Are lawns more attractive than natural yards?

As with property values, attractiveness is mostly in the eyes of the beholder.

By some objective definitions, however, it can be fairly said that natural yards are more attractive than lawns. For example, an idea called Attention Restoration Theory suggests that we inherently prefer to look at plants growing in their natural forms. Under this theory, humans like to look at plants, animals, clouds, water, and other natural things, because those are the kinds of things we evolved to look at. Hence, our brains are good at looking at those kinds of things, and we find these scenes mentally restful.

In contrast, our brains are not good at dealing with cars, ATMs, microwaves, DVR remotes, and all the other trappings of modern life. Looking at unnatural things is mentally tiring, leaving us with fewer resources for activities like learning difficult material, paying attention to boring tasks, and staying calm in stressful situations. Looking at nature, Attention Restoration Theory concludes, gives our brain a break, and helps us recover our full capacities.

When people say that humans find lawns attractive, they tend to invoke a different evolutionary theory: the idea that lawns resemble our ancestral habitat. In fact, there is little evidence to support the notion that humans evolved around very short grass. (Grass as short as a typical lawn does not even exist anywhere in nature.) On the contrary, humans evolved on the savanna, an ecosystem dominated by grasses about three feet high.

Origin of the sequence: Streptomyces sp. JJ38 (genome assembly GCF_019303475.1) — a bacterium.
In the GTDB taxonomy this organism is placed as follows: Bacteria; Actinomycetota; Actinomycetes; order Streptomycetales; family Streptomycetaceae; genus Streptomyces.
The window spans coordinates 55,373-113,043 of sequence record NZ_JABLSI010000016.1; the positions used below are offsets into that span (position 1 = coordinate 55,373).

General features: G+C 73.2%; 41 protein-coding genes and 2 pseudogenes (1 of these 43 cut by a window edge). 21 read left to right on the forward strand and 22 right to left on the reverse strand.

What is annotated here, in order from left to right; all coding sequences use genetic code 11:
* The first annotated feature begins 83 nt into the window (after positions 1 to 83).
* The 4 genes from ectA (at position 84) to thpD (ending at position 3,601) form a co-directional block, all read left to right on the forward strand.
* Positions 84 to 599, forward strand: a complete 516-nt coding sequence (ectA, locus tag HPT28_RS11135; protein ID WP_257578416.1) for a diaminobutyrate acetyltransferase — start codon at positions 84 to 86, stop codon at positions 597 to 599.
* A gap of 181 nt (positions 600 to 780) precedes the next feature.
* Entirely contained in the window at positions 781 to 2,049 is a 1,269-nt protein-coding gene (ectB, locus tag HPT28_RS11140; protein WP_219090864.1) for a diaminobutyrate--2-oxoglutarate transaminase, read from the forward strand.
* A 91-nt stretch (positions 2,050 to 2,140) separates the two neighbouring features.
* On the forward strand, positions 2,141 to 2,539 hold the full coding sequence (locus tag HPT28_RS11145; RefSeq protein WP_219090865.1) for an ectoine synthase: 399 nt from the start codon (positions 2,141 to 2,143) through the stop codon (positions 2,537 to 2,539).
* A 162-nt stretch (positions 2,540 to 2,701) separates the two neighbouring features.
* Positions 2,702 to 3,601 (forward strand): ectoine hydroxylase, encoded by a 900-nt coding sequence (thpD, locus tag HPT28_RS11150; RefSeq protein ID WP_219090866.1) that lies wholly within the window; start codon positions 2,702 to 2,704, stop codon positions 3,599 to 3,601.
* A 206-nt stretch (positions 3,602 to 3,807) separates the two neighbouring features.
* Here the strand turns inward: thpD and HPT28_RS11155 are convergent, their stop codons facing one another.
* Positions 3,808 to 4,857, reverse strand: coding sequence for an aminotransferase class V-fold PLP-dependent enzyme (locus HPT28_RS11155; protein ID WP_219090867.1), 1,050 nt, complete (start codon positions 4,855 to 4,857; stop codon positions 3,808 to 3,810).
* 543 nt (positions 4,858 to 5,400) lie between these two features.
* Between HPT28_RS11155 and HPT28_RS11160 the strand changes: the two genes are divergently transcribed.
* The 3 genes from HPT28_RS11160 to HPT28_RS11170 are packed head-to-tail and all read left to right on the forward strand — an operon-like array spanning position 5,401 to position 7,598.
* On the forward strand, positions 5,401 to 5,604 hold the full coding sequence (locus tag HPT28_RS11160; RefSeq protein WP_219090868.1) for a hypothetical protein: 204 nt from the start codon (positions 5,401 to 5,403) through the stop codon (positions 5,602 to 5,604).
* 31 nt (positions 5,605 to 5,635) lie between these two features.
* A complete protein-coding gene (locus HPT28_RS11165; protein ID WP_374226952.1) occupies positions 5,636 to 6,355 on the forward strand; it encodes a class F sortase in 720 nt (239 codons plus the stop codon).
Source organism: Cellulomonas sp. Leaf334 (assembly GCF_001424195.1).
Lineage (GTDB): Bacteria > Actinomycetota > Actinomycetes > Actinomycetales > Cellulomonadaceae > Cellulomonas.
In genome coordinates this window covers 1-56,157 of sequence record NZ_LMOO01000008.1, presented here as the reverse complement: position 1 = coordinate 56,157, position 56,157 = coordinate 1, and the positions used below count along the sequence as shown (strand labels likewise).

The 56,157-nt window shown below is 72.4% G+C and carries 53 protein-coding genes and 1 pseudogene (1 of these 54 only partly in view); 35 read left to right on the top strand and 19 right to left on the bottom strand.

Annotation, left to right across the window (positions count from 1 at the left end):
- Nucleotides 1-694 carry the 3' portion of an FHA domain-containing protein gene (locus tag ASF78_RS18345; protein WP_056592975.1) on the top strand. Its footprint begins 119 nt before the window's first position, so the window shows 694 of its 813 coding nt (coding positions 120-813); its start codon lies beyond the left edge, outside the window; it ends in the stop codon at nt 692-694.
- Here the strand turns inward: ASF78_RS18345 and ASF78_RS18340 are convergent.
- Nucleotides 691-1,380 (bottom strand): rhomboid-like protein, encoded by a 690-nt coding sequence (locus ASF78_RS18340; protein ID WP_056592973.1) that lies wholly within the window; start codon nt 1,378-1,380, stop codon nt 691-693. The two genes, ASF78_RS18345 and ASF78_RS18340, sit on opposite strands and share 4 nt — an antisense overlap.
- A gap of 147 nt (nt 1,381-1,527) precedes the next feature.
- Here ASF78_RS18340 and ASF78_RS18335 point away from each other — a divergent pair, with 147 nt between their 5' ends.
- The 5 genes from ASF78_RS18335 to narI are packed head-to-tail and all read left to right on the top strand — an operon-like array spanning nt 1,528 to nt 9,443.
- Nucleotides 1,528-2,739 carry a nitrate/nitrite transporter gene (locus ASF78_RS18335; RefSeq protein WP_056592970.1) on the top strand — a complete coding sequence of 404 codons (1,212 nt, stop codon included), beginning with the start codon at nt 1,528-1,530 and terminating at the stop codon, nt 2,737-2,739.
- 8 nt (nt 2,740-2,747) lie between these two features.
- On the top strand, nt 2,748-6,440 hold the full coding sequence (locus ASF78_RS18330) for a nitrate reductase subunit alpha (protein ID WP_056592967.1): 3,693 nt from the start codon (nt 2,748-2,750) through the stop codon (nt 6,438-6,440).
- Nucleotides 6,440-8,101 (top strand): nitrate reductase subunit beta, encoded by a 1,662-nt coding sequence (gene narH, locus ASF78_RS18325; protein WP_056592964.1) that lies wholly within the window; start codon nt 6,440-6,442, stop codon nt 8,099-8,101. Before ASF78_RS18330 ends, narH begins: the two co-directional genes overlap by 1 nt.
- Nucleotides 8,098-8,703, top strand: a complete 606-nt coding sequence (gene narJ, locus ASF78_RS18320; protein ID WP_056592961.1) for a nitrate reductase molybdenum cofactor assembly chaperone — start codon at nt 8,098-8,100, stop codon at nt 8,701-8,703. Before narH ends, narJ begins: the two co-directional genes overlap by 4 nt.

Current leading research on human evolution says that we are creatures of tall grass; we even owe our bipedal stance to tall grass. On the savanna, not being able to see over the grass is a big disadvantage. Many grassland animals dealt with this problem by evolving longer legs or necks, but humans did it by unfolding themselves and starting to walk upright.

Setting aside the evolutionary theories, it could also simply be said that natural yards are more interesting to look at. They are more diverse. They change over time. Plants move in the wind, and animals move among them. Walking through a natural yard tends to reward the visitor with the opportunity to see things that were previously hidden.

A lawn, in contrast, remains static across days and seasons and years. It generally includes little activity, and walking across it doesn’t bring into view anything that couldn’t be seen from the original vantage point. If the word “attractive” describes something that draws you towards it, then a healthy plant community certainly embodies this characteristic more than a flat monoculture.

Are lawns more attractive than natural yards?

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